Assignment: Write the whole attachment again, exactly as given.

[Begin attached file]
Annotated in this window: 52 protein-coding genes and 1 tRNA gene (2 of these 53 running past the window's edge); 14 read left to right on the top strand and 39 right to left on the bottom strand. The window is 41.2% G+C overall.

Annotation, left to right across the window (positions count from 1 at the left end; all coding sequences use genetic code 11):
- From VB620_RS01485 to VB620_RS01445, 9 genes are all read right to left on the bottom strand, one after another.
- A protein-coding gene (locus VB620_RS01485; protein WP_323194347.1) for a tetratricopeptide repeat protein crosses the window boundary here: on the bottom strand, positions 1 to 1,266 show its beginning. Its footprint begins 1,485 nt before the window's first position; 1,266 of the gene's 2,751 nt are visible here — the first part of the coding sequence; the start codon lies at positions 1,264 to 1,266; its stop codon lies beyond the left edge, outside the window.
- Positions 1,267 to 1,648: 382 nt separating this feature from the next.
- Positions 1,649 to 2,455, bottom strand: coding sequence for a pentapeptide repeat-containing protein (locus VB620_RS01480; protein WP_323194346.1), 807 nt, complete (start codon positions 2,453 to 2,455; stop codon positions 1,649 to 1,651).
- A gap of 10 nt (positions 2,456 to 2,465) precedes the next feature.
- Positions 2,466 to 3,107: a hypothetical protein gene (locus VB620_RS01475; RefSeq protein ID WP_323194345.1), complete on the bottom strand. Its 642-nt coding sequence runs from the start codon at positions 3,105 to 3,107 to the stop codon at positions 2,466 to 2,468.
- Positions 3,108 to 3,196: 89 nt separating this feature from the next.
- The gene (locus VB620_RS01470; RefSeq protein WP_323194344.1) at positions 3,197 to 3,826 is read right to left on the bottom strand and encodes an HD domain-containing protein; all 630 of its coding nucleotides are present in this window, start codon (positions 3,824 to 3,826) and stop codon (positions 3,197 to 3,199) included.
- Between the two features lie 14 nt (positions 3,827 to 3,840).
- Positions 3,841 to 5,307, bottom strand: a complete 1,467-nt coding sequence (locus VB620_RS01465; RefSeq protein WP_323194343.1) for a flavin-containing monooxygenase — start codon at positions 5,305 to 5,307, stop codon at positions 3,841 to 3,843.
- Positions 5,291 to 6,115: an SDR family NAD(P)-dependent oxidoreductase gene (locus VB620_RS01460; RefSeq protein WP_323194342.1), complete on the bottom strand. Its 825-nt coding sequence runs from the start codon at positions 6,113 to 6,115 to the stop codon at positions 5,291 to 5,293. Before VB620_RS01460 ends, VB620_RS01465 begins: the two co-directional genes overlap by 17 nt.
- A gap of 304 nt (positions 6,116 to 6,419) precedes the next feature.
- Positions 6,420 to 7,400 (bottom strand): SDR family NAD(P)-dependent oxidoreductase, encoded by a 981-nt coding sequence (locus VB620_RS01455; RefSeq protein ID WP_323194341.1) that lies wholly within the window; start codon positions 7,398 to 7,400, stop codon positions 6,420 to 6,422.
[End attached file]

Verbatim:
Annotated in this window: 52 protein-coding genes and 1 tRNA gene (2 of these 53 running past the window's edge); 14 read left to right on the top strand and 39 right to left on the bottom strand. The window is 41.2% G+C overall.

Annotation, left to right across the window (positions count from 1 at the left end; all coding sequences use genetic code 11):
- From VB620_RS01485 to VB620_RS01445, 9 genes are all read right to left on the bottom strand, one after another.
- A protein-coding gene (locus VB620_RS01485; protein WP_323194347.1) for a tetratricopeptide repeat protein crosses the window boundary here: on the bottom strand, positions 1 to 1,266 show its beginning. Its footprint begins 1,485 nt before the window's first position; 1,266 of the gene's 2,751 nt are visible here — the first part of the coding sequence; the start codon lies at positions 1,264 to 1,266; its stop codon lies beyond the left edge, outside the window.
- Positions 1,267 to 1,648: 382 nt separating this feature from the next.
- Positions 1,649 to 2,455, bottom strand: coding sequence for a pentapeptide repeat-containing protein (locus VB620_RS01480; protein WP_323194346.1), 807 nt, complete (start codon positions 2,453 to 2,455; stop codon positions 1,649 to 1,651).
- A gap of 10 nt (positions 2,456 to 2,465) precedes the next feature.
- Positions 2,466 to 3,107: a hypothetical protein gene (locus VB620_RS01475; RefSeq protein ID WP_323194345.1), complete on the bottom strand. Its 642-nt coding sequence runs from the start codon at positions 3,105 to 3,107 to the stop codon at positions 2,466 to 2,468.
- Positions 3,108 to 3,196: 89 nt separating this feature from the next.
- The gene (locus VB620_RS01470; RefSeq protein WP_323194344.1) at positions 3,197 to 3,826 is read right to left on the bottom strand and encodes an HD domain-containing protein; all 630 of its coding nucleotides are present in this window, start codon (positions 3,824 to 3,826) and stop codon (positions 3,197 to 3,199) included.
- Between the two features lie 14 nt (positions 3,827 to 3,840).
- Positions 3,841 to 5,307, bottom strand: a complete 1,467-nt coding sequence (locus VB620_RS01465; RefSeq protein WP_323194343.1) for a flavin-containing monooxygenase — start codon at positions 5,305 to 5,307, stop codon at positions 3,841 to 3,843.
- Positions 5,291 to 6,115: an SDR family NAD(P)-dependent oxidoreductase gene (locus VB620_RS01460; RefSeq protein WP_323194342.1), complete on the bottom strand. Its 825-nt coding sequence runs from the start codon at positions 6,113 to 6,115 to the stop codon at positions 5,291 to 5,293. Before VB620_RS01460 ends, VB620_RS01465 begins: the two co-directional genes overlap by 17 nt.
- A gap of 304 nt (positions 6,116 to 6,419) precedes the next feature.
- Positions 6,420 to 7,400 (bottom strand): SDR family NAD(P)-dependent oxidoreductase, encoded by a 981-nt coding sequence (locus VB620_RS01455; RefSeq protein ID WP_323194341.1) that lies wholly within the window; start codon positions 7,398 to 7,400, stop codon positions 6,420 to 6,422.